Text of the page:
Noted sci-fi author Harlan Ellison is currently suing the makers of In Time including writer/director Andrew Niccol for plagiarising his story Repent Harlequin Said The Ticktock Man. Here’s hoping that the source material is better than the movie as In Time is a shallow, lukewarm sci-fi thriller given slightly more relevance by today’s economic climate.
In a dystopian future, the old adage “time is money” has come true. There are no coins or banknotes. Instead, the population is genetically engineered to stop aging past 25 (like Hollywood without the botox). On the stroke of midnight on your 25th, a massive glowing clock starts ticking away on your arm (apparently this nightmarish world is run byTimex Indiglo): you now have one year to live. The only way to increase your time is to work but everything from bus tickets to a cup of coffee now costs you minutes.
This means that the rich are effectively immortal as long as they don’t meet an untimely end by choking on a varda truffle or tripping over a poor person. But as the film is keen to repeat :”for a few to be immortal, many must die” and in the slums, people are living from day to day, keeling over like bowling pins when their time’s up and cluttering up the streets with their pretty ageless faces.
Thus we meet Will Salas (Justin Timberlake) an every day schmo going about his business and trying to avoid petty thieves called Minutemen (led by Alex Pettyfer). When he’s gifted over a century years by a mysterious stranger, Will decides to move up in the world and leaves his “time zone” to the heady heights of New Greenwich. There he meets Sylvia (Amanda Seyfried – beautiful), the heiress to her father’s vast fortune and uncovers a shadowy conspiracy designed to keep the rich rich and the poor destitute. Soon he’s running for his life as a “Timekeeper” Raymond Leon (Cillian Murphy), a humourless time cop (not the Jean Claude Van Damme type) dedicated to enforcing the system catches up with him.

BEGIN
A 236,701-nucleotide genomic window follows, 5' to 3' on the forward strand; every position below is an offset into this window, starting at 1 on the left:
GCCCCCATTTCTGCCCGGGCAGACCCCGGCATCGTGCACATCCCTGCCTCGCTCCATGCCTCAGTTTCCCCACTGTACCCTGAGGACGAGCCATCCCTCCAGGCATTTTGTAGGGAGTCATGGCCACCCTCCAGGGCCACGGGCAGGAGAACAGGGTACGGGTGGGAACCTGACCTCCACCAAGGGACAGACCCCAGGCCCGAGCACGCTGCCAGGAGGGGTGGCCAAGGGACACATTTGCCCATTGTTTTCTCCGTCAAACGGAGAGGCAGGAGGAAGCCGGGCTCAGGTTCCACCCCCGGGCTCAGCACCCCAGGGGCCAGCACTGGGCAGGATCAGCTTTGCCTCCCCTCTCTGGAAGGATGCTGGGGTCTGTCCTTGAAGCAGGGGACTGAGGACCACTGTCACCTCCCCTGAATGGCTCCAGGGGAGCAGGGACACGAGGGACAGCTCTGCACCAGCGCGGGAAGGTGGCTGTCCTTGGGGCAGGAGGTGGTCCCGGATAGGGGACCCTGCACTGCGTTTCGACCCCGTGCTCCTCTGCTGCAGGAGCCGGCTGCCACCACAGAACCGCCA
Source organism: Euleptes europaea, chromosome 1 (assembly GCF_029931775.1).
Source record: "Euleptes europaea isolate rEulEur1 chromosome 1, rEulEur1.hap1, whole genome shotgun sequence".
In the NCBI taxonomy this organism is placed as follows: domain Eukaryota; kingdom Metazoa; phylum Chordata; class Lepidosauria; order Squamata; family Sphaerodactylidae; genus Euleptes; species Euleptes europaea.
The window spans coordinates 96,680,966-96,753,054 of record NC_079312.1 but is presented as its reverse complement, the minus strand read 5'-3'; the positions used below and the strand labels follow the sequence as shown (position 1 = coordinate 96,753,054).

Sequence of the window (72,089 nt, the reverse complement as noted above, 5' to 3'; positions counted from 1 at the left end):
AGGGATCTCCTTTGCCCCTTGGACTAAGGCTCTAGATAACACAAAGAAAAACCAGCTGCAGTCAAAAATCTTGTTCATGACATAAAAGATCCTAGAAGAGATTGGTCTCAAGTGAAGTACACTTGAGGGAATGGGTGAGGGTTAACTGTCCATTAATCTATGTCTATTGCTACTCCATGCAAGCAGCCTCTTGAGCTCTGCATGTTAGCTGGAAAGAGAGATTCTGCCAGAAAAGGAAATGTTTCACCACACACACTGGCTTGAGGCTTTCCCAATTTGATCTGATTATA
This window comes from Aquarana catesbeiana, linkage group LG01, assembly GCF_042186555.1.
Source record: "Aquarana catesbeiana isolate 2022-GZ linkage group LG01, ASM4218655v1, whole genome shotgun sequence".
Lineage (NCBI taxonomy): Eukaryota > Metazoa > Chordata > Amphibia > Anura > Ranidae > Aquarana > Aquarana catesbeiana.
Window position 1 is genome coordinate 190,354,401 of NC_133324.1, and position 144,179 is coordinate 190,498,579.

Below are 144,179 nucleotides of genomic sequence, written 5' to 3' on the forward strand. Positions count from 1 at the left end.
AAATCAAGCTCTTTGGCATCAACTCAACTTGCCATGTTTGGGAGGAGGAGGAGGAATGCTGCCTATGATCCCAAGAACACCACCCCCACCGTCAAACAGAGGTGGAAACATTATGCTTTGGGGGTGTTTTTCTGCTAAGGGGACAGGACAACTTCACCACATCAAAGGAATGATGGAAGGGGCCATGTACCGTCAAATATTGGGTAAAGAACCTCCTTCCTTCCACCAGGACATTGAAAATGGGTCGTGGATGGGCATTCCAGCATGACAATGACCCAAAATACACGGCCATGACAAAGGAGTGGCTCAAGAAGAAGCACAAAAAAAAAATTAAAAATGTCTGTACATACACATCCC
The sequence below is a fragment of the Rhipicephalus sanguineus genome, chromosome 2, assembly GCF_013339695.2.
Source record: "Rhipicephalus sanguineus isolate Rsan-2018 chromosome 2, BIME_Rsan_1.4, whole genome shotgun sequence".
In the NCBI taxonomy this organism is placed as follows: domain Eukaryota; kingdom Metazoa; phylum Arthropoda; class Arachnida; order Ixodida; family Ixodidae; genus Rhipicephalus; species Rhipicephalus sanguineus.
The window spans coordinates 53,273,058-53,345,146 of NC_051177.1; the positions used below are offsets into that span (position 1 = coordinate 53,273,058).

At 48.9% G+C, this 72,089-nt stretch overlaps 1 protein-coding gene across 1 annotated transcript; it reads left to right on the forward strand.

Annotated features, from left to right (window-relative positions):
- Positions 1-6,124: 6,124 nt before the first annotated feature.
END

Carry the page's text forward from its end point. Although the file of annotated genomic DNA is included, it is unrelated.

It’s an intriguing concept but not one that is fleshed out in any significant detail. The rich are bad and the poor die as the system is rigged. The movie makes a huge mistake in talking about markets and economies which necessarily draws attention to its plot holes. There’s no inherent problem with a suspension of disbelief in any sci-fi movie (after all, that’s what’s being asked of you in the first place) but when In Time constantly throws these logical questions in your path, it’s hard not to scratch your head in confusion, which in turn derails any sort of pace or connection with the characters. Where for instance does the time come from in the first place? What incentive would you have to pay back a loan? What’s all this nonsense crashing the markets?
The old tropes about making the most of the time you’ve got, about not realising what you’ve got till it’s gone are familiar and predictable. What we’re left with is a lightweight Logan’s Run meets Robin Hood as we spend most of the time watching Justin Timberlake run from one location to the next, not really caring if he succeeds or fails and a bit bewilidered as to why anyone is chasing him in the first place. That’s a shame as Timberlake has proved he does have both dramatic (The Social Network) and comedic (Friends With Benefits) flair but Will Salas is such a boring personality vacuum, he’s given little to work with.
There’s a good movie in here somewhere.The idea that everything you do takes time off your life is chilling and adds a new horror and immediacy to everyday life. It’s just a shame that Niccol spends most of the time delivering a sub-standard chase movie which, yes, you guessed it, is a waste of time.